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In a recent memorandum opinion, Judge Richard G. Andrews denied a motion to dismiss filed by a sublicensee of the plaintiff’s soybean technology. Bayer Cropscience AG v. Dow Agrosciences LLC , C.A. No. 12-256-RGA (D. Del. Dec. 6, 2012). The sublicensee first argued that dismissal was appropriate pursuant to Rule 12(b)(7) because the plaintiff failed to join a necessary and indispensable party – the plaintiff’s licensee who was permitted use of the technology for certain purposes not including commercialization, and who in turn sublicensed the use of the technology to the defendant who sought to commercialize the technology. Id. at 2-3, 4. The Court agreed that, at first glance, it appeared that the plaintiff’s licensee was an “absent party [who] will suffer some loss or be put at risk of suffering such loss if not joined.” Id. at 4-5 (quoting Koppers Co., Inc. v. Aetna Cas. & Sur. Co., 158 F.3d 170, 175 (3d Cir. 1998)). The Court found, though, that the defendant’s interests were aligned with the plaintiff’s licensee such that it was “perfectly capable of protecting their joint interests.” Id. at 5-6. Moreover, because the agreement between the plaintiff and the plaintiff’s licensee included an arbitration provision, the Court found it unlikely that joining the plaintiff’s licensee would result in the Court ever ruling on the dispute between the plaintiff and the plaintiff’s licensee, anyway, which the Court found “mitigates the harm or risk of harm that would flow from [the plaintiff’s licensee’s] absence.” Id. at 6-7.

The Court also rejected the argument that the plaintiff’s complaint failed to state a claim because the defendant’s “actions in connection with the soybean technology are validly licensed, and therefore, it cannot infringe . . . .” Id. at 3. As the Court explained, “[t]his argument . . . asserts a factual defense. It is not an attack on the pleadings and is misplaced within the context of a 12(b)(6) motion.” Id.

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In a recent memorandum order, Judge Sue L. Robinson granted patent infringement defendants Lupin Limited and Lupin Pharmaceuticals’ Rule 12(c) motion for judgment on the pleadings as to one claim of plaintiffs’ patent, and denied the motion as to other claims. See Senju Pharmaceutical Co., et al. v. Lupin Limited, et al., C.A. No. 11-271-SLR (consolidated), Slip Op. (D. Del. Dec. 7, 2012).

Plaintiffs alleged that defendants’ ANDA infringed two of their patents. Id. at 2. The parties had previously stipulated to the dismissal of all claims and counterclaims related to one patent, and defendants moved for judgment on the pleadings as to certain claims of the remaining patent (“the ’045 patent”). The ’045 patent “is directed to aqueous liquid pharmaceutical compositions comprising gatifloxacin and disodium edtate [(“EDTA”)], as well as various methods utilizing these compositions.” Plaintiffs had previously filed a request for reexamination of various claims of the ’045 patent and amended their complaint to allege infringement—by two of defendants’ ANDA applications—of the ’045 patent as reexamined. Id. at 2-3. The reexamination had resulted in, inter alia, an amended claim 6 and the addition of claims 12-16. See U.S. Patent No. 6,333,045 Ex Parte Reexamination Certificate.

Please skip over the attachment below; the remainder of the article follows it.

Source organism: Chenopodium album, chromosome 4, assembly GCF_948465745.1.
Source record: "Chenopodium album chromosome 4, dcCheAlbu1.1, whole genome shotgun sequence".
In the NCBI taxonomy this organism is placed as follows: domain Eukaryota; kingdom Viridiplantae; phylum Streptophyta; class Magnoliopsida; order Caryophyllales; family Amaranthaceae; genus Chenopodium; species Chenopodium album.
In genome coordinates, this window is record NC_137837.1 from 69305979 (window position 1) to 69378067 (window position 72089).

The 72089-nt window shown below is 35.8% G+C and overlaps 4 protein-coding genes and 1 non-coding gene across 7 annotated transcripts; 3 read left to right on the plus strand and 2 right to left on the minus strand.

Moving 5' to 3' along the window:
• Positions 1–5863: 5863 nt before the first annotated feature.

In their motion, defendants alleged that the “narrower reexamined claims 6 and 12-16 of the ’045 patent are invalid for obviousness and that plaintiffs should be collaterally estopped from relitigating these claims based on this court’s findings in Senju Pharmaceutical Co. Ltd. v. Apotex Inc., 717 F. Supp. 2d 404, 419-27 (D. Del. 2010).” Senju Pharma., Slip Op. at 5. In this prior decision (“Apotex”, discussed here), the Court had construed “the EDTA concentration limitation [in “original claim 6”] to be from 0.001 to 0.2 w/v%.” Id. at 5 (citing Apotex at 419 & n.26, 421-23). Plaintiffs countered that the “reexamined claims [had] not been previously litigated and decided, because this court did not consider or determine the validity of a claim limited to 0.01 w/v% [EDTA]” in Apotex. Id. (internal citations and quotation marks omitted).

The Court accepted plaintiffs’ argument as to reexamined claims 6 and 12-16 after summarizing Apotex. Id. at 7. In Apotex it had held that “original claim 6 was obvious in light of the prior art as it ‘would lead one of ordinary skill in the art to reasonably expect that’” EDTA would be combined with gatifloxacin at the concentrations in original claim 6. Id. at 5-6 (quoting Apotex at 423). However, the Court now concluded that “[a]lthough in the ’045 patent the concentration of EDTA is limited to from 0.001 to 0.2 w/v%, this court did not specifically make findings for a claim with a limitation of 0.01 w/v% EDTA [in Apotex ] . . . . Moreover, plaintiffs did not fully litigate a claim with a limitation of 0.01 w/v% EDTA and [defendants have] not shown sufficient evidence that this limitation does not lend patentable significance to reexamined claims 6 and 12-16.” Id. at 7. In support of its conclusion, the Court cited 35 U.S.C. § 282 for the proposition that “a narrower claim is not rendered invalid by the invalidity of a broader claim.” Id. at 7 n.5. Accordingly, the Court denied the motion for judgment on the pleadings as to these reexamined claims.